D-Day 68 years later; Newnan's Cook back in Normandy
By ALEX MCRAE
Today, millions around the world will commemorate the 68th anniversary of D-Day, the June 6, 1944, amphibious assault on the shores of France that began the Allied advance that led to the end of World War II in Europe.
Thousands will pay somber remembrance along the French coast, where the battles were fought and thousands died. Newnan’s Gene Cook will be among them. But as he tours the historic sites and battle markers and row upon row of American graves, Cook is among the few that remember what Normandy looked like all those years ago.
Cook, a member of the 506th Parachute Regiment of the 101st Airborne Division “Screaming Eagles,” lived to tell about that day in Normandy and the months of brutal, bloody fighting in Europe that followed before German forces surrendered in May 1945.
Cook has returned many times to Normandy, both as a visitor and honored guest of the country he helped liberate. In 1994, he slipped on his parachute harness and dropped on Normandy one more time to commemorate the 50th anniversary of D-Day.
Cook says he has enjoyed every one of his visits.
“I’ve always loved going back there,” he says. “It reminds me of what great sacrifices so many made to keep this country great and free.”
Before he left, Cook’s schedule was overflowing with invitations to attend special commemorative events. He says it’s the least he can do to honor the 2,919 men of the 101st Airborne who gave their lives during the struggle.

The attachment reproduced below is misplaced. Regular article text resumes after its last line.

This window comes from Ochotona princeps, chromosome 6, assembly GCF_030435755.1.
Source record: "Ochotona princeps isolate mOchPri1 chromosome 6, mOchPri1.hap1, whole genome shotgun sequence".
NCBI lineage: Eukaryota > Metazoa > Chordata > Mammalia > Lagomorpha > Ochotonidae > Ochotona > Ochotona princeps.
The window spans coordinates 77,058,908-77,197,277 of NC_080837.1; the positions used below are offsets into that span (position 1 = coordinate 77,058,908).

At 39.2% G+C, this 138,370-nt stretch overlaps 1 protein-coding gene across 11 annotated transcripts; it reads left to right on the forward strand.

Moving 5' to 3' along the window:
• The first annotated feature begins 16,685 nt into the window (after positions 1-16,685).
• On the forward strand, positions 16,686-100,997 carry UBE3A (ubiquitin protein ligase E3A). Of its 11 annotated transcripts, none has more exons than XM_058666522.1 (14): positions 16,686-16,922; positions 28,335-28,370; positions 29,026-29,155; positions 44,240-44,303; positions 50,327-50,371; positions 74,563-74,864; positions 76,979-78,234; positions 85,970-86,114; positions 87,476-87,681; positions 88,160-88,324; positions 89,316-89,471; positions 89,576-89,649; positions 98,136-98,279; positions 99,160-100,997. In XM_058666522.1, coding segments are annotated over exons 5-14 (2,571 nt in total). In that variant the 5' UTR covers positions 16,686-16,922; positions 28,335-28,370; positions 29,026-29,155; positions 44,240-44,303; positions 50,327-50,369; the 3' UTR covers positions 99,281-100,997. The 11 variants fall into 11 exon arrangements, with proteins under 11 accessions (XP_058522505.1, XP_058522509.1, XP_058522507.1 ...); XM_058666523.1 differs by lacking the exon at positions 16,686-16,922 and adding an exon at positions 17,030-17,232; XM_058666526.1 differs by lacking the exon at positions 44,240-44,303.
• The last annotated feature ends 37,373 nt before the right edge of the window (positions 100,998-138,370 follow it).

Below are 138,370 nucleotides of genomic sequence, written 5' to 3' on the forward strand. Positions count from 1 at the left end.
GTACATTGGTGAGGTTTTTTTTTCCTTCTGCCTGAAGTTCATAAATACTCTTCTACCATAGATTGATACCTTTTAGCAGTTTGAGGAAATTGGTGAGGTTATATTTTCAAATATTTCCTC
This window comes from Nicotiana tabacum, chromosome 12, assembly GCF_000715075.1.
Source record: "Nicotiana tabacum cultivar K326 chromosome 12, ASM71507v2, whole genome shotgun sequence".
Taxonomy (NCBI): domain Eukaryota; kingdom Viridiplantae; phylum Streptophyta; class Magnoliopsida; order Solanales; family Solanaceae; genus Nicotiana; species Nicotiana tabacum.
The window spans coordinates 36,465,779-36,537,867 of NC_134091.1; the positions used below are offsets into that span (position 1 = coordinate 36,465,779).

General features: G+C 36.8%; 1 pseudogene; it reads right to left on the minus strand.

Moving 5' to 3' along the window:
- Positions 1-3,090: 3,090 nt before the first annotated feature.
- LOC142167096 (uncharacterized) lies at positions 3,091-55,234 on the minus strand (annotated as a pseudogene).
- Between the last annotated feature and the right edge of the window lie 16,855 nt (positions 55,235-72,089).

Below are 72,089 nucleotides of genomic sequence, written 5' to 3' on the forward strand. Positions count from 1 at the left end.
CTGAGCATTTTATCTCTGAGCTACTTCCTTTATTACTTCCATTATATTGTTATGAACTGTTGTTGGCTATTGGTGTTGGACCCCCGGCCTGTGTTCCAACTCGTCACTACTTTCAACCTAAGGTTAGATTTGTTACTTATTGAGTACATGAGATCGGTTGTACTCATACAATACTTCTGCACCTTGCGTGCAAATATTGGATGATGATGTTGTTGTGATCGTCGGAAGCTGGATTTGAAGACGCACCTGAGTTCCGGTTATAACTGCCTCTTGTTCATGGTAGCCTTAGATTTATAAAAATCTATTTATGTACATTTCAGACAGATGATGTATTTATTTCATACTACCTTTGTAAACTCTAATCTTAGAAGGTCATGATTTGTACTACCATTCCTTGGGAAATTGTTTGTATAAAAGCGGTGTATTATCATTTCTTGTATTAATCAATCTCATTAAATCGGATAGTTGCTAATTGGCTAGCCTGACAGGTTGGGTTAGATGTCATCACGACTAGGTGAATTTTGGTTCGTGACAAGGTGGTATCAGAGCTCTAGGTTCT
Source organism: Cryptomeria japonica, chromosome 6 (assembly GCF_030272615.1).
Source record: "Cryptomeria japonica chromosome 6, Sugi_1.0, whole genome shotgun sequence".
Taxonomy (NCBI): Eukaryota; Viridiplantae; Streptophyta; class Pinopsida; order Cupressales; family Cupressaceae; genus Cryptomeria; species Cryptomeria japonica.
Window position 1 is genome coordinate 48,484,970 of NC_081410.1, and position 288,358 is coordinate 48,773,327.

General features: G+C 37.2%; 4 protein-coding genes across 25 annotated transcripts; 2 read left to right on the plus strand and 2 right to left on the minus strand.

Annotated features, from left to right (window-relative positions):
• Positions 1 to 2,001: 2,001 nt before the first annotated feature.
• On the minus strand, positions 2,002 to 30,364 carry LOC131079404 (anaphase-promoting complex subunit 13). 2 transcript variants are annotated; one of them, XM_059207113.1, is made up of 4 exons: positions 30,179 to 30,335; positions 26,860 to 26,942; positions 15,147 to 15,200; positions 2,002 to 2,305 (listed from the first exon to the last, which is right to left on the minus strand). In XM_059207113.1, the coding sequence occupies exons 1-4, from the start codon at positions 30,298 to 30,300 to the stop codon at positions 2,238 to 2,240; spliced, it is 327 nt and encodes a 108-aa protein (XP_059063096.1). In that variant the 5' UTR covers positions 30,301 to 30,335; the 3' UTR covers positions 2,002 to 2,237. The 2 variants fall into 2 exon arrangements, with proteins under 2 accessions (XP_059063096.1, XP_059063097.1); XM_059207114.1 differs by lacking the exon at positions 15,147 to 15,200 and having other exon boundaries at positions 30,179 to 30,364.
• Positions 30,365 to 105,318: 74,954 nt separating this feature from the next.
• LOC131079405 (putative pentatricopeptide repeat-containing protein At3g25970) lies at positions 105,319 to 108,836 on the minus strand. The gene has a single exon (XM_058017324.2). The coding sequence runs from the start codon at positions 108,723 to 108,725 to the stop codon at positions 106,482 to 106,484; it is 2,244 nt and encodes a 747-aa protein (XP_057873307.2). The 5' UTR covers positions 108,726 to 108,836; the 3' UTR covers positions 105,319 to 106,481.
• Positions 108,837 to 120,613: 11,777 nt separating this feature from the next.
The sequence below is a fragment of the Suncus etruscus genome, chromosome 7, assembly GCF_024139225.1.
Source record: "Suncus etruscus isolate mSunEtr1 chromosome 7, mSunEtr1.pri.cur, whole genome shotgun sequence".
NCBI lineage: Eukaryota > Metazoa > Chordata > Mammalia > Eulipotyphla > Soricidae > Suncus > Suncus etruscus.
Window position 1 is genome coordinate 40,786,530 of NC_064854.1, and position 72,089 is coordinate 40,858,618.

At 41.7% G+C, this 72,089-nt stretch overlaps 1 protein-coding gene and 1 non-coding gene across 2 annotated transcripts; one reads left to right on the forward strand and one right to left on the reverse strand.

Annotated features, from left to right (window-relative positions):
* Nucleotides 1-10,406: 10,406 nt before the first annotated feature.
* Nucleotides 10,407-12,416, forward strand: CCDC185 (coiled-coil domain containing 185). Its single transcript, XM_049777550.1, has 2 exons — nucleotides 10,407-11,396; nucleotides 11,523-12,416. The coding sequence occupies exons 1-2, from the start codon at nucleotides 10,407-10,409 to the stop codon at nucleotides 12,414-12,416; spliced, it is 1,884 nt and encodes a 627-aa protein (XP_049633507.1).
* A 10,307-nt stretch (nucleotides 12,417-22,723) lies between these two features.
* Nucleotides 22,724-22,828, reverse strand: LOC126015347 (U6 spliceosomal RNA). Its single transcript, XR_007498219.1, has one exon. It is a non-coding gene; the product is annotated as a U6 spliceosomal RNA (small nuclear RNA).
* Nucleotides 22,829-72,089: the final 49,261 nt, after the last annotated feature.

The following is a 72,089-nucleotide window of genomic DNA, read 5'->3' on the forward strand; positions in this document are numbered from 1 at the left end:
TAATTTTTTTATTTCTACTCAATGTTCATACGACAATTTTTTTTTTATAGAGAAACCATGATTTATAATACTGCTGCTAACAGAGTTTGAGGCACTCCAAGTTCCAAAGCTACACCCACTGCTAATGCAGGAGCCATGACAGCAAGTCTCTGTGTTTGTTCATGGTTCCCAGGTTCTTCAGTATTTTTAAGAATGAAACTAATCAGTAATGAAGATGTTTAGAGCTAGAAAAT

On Friday, Cook was scheduled to be on the drop zone at Heisville where most of 101st landed. A group of jumpers he knows were jumping from a WW2 C-47 taking off from England at 4 p.m.
Cook was a guest of honor at activities at Angoville on Saturday. The ceremony centered around a church that served as the first aid station for Cook’s unit after they landed. The pews still bear the stains of American soldiers’ blood. Cook was to have a tour guide take him around Angoville, Les Druries and Bass Addeville on the way to Ste. Come du Mont. Then he was expected to travel to the main ceremony at Carenton to celebrate that village’s liberation by Cook’s troops.
Sunday’s activities included a mass and honorary dinner at another liberated town, Ste. Mere Eglise, as well as a parachute drop by U.S. troops at La Fiere.
On Monday, Cook was expected to be on hand to dedicate a new window at a Cuquigny chapel designed by a man from Arizona scheduled to be traveling with Cook. He then planned to return to Carenton to revisit battle sites before being a guest at a government dinner at Chateau Isle.
On Tuesday, Cook was scheduled to travel to St. Laurent Cemetery and Omaha Beach. At 4 p.m. he was to be a guest of honor at the dedication of an addition to the museum at Ste. Mere Eglise. At 5 p.m., the town of St. Mere Eglise was expected to hold a final ceremony at Signal Zero, where the airborne war started.
Today, the anniversary of D-Day, Cook is scheduled to travel to a ceremony at Heisville honoring Gen. Daniel Pratt, who was killed in a glider crash on D-Day. Then it’s on to Ravenoville to open a new memorial park honoring troops who took the town at 8 a.m. on Dec. 6, 1944, including Cook.
Each of the events has special significance for Cook.
“I am doing this primarily to honor, and make sure the citizens know and remember, those that made that initial assault,” Cook said before his departure for France.
“They suffered and gave all that was demanded to bring peace to the world at that time. I feel the least I can do is be there.”